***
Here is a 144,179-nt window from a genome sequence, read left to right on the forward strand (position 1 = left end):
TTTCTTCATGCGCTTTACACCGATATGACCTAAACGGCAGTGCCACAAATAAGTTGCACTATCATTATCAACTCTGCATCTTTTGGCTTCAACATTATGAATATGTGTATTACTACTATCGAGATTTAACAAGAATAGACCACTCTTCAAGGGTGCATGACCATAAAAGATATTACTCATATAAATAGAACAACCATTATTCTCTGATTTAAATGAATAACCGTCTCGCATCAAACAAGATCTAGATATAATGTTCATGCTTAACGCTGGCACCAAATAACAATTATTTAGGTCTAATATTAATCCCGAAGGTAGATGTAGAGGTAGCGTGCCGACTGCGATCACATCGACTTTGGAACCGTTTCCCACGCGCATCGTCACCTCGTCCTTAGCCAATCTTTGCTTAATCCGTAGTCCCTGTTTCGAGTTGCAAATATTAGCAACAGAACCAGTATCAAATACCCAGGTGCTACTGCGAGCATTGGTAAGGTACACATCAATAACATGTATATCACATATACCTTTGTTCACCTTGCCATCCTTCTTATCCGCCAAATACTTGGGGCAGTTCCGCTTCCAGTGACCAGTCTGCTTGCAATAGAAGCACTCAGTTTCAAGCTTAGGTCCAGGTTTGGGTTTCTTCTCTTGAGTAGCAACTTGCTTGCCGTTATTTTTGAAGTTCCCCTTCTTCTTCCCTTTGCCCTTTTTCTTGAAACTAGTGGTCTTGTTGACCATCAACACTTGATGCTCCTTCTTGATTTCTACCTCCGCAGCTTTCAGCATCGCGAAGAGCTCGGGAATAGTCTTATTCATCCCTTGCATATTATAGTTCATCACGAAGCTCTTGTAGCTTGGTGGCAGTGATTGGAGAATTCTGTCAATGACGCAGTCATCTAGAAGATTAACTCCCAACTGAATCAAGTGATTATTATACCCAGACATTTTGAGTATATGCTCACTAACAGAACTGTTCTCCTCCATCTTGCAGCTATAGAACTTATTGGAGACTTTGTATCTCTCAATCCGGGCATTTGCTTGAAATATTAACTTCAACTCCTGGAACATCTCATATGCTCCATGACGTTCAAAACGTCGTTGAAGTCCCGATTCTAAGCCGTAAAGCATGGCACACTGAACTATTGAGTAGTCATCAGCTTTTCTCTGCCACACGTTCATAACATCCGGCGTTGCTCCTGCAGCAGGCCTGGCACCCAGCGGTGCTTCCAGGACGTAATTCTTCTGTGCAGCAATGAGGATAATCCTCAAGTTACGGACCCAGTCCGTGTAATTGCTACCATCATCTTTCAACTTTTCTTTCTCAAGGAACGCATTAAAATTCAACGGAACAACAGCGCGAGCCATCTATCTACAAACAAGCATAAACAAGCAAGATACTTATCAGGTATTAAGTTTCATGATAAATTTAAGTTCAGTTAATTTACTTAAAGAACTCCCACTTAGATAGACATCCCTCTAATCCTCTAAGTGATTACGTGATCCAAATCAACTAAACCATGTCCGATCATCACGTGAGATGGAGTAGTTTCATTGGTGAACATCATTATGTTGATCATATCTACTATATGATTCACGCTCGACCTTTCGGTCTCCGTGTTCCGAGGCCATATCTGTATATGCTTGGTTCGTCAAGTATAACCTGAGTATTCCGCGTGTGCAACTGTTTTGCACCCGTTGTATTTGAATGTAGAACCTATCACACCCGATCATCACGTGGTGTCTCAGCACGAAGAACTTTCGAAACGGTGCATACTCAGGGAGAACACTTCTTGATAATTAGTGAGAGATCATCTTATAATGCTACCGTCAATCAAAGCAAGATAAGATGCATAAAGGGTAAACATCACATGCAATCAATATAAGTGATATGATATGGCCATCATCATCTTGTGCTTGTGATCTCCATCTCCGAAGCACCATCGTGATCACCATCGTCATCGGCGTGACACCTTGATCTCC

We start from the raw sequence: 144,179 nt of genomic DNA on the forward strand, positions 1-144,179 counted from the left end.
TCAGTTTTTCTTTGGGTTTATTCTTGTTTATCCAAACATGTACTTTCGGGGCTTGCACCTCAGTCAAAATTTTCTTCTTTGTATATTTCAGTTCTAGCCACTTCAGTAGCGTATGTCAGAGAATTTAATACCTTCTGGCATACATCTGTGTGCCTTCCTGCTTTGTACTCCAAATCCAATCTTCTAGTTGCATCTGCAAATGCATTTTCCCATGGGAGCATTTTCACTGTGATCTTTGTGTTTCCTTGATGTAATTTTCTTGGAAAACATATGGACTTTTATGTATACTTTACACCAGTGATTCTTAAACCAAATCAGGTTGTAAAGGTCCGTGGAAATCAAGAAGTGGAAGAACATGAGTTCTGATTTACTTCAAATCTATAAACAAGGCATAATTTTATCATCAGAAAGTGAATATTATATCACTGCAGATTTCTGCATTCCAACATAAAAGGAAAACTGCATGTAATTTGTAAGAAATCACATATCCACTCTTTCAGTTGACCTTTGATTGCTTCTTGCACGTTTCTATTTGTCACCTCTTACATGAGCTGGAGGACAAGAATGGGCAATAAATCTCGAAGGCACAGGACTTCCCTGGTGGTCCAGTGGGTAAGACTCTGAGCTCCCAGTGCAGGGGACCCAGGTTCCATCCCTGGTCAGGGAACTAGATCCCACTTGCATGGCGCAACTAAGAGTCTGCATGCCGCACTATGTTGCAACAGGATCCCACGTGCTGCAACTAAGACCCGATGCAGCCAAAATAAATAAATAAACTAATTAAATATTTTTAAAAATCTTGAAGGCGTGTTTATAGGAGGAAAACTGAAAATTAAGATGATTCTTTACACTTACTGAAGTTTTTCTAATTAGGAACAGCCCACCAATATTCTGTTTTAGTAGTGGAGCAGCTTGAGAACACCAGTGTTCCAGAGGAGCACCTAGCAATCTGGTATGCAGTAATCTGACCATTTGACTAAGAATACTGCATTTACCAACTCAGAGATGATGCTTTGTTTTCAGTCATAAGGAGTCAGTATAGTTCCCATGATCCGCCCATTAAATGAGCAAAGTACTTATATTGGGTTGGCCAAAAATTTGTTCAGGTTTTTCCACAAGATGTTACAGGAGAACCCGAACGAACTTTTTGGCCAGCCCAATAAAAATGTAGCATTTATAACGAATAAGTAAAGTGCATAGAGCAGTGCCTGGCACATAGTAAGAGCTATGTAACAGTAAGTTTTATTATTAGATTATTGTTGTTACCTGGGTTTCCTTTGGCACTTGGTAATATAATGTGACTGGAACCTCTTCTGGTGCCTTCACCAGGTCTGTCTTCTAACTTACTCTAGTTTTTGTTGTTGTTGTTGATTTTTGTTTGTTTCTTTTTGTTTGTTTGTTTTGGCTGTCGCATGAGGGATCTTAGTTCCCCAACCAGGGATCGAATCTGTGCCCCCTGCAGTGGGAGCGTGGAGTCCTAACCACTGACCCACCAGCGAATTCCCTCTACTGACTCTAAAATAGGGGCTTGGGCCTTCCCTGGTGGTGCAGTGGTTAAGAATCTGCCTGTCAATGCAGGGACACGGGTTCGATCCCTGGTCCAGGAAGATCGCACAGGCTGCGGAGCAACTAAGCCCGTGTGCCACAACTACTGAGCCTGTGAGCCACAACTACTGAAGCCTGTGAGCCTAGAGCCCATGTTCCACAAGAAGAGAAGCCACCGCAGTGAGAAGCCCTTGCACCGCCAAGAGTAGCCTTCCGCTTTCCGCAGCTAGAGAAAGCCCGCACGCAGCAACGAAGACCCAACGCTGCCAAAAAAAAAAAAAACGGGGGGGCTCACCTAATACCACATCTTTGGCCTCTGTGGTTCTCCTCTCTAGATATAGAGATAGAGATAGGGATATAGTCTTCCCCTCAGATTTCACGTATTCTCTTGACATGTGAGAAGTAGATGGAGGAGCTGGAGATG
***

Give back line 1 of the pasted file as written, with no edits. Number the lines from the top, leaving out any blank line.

Here is a 144,179-nt window from a genome sequence, read left to right on the forward strand (position 1 = left end):